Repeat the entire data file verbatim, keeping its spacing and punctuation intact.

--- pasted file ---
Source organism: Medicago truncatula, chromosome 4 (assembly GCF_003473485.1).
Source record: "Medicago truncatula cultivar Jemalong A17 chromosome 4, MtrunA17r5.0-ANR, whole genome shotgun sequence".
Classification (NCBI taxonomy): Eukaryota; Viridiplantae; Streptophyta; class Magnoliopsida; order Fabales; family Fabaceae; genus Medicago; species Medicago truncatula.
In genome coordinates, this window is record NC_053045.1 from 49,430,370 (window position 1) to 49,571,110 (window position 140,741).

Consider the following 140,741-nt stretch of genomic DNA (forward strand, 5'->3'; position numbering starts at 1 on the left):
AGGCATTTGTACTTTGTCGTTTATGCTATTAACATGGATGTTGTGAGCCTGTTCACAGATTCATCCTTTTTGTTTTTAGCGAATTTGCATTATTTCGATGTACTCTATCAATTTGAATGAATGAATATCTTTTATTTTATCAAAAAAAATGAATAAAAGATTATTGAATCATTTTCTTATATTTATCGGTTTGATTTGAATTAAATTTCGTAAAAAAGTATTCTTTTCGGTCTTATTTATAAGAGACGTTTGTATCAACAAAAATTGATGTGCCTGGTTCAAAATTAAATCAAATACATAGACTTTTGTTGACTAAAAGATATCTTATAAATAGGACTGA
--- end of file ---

Source organism: Medicago truncatula, chromosome 4 (assembly GCF_003473485.1).
Source record: "Medicago truncatula cultivar Jemalong A17 chromosome 4, MtrunA17r5.0-ANR, whole genome shotgun sequence".
Classification (NCBI taxonomy): Eukaryota; Viridiplantae; Streptophyta; class Magnoliopsida; order Fabales; family Fabaceae; genus Medicago; species Medicago truncatula.
In genome coordinates, this window is record NC_053045.1 from 49,430,370 (window position 1) to 49,571,110 (window position 140,741).

Consider the following 140,741-nt stretch of genomic DNA (forward strand, 5'->3'; position numbering starts at 1 on the left):
AGGCATTTGTACTTTGTCGTTTATGCTATTAACATGGATGTTGTGAGCCTGTTCACAGATTCATCCTTTTTGTTTTTAGCGAATTTGCATTATTTCGATGTACTCTATCAATTTGAATGAATGAATATCTTTTATTTTATCAAAAAAAATGAATAAAAGATTATTGAATCATTTTCTTATATTTATCGGTTTGATTTGAATTAAATTTCGTAAAAAAGTATTCTTTTCGGTCTTATTTATAAGAGACGTTTGTATCAACAAAAATTGATGTGCCTGGTTCAAAATTAAATCAAATACATAGACTTTTGTTGACTAAAAGATATCTTATAAATAGGACTGA